Care and Maintenance of the Most Common Types of Batteries

Batteries are a Major Cost in Many Projects

Batteries are a major cost in many projects, most notably are solar energy projects, so getting the longest life possible out of your batteries is a major concern.

So knowing how to care for your batteries is a must, this care will determine if they last a few months or many years.

The most important of these tasks is the maintenance, charge and discharge rates, and average state of charge.

Most batteries need to be kept as close as possible to full charge or they suffer damage. Lead acid batteries if not kept at full charge will suffer permanent damage. But lead acid batteries charge slowly and in a working solar system will always be a bit under charged due to the fact that they just don't have the time to fully charge before being used as night comes.

Also the depth of discharge will dramatically determine the life of the battery. A lead acid battery that is only discharged 10% per cycle will have thousands of cycles before losing capacity where if that discharge rate is brought up to 90% discharge the battery will only have a few hundred, if that, cycles before going bad.

What You Should Know Before Buying a Battery

Most batteries are like produce, they go bad if left out on the shelf too long. Lead acid batteries, the most commonly used battery for solar systems, along with most other types of batteries, go bad because they self discharge over time. This leaves the battery in a discharged state that causes chemical reactions within the battery that will cause permanent damage over time.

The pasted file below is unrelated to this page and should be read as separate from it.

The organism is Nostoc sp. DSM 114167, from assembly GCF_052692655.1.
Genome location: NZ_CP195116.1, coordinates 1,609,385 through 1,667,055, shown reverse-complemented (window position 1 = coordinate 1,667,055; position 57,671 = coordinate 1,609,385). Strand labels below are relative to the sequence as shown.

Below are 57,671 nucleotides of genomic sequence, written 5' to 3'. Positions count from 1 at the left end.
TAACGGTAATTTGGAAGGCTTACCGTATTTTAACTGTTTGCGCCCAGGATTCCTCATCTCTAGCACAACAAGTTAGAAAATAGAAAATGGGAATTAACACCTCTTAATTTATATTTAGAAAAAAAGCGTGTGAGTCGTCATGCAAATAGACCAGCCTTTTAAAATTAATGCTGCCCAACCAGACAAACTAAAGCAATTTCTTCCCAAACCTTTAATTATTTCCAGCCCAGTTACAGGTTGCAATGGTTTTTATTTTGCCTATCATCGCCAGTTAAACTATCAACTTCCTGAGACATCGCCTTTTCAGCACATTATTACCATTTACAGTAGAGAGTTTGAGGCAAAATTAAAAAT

Each type of battery will have precautions stated by the manufacturer of the battery that must be adhered to or damage to the battery will occur.

The tools needed when buying a battery is a VOM or volt meter.

The date the battery was manufactured and the voltage of the battery need to be noted. If the battery is too old, damage may have already occurred, and to check if damage has occurred the voltage needs to be check before buying the battery. The type of battery, you are buying, will determine the voltage you should read. When buying a new lead acid battery, for example, the terminals will have a plastic cover but there will be a tiny hole at the top of the plastic cover for checking the voltage.

To find the date of the battery will depend on the type of battery you are buying. Lead acid batteries have a hot brand(like a cattle brand) on the case, usually on the top of the battery case. There will be a letter and a number, for example G4. The letters a-l indicate the month, where a is 1 or January and l is December, and the number is the last number of the year. In the case of G4, the date is, July 2014.

When buying a lead acid battery the voltage should not be less than 12.66, anything less than that could indicate the battery has problems. But you may find that most batteries in chain stores are less than that because they sell the good batteries to other dealers for re-branding.

The links below will lead you to information concerning the various types of batteries and conditions.

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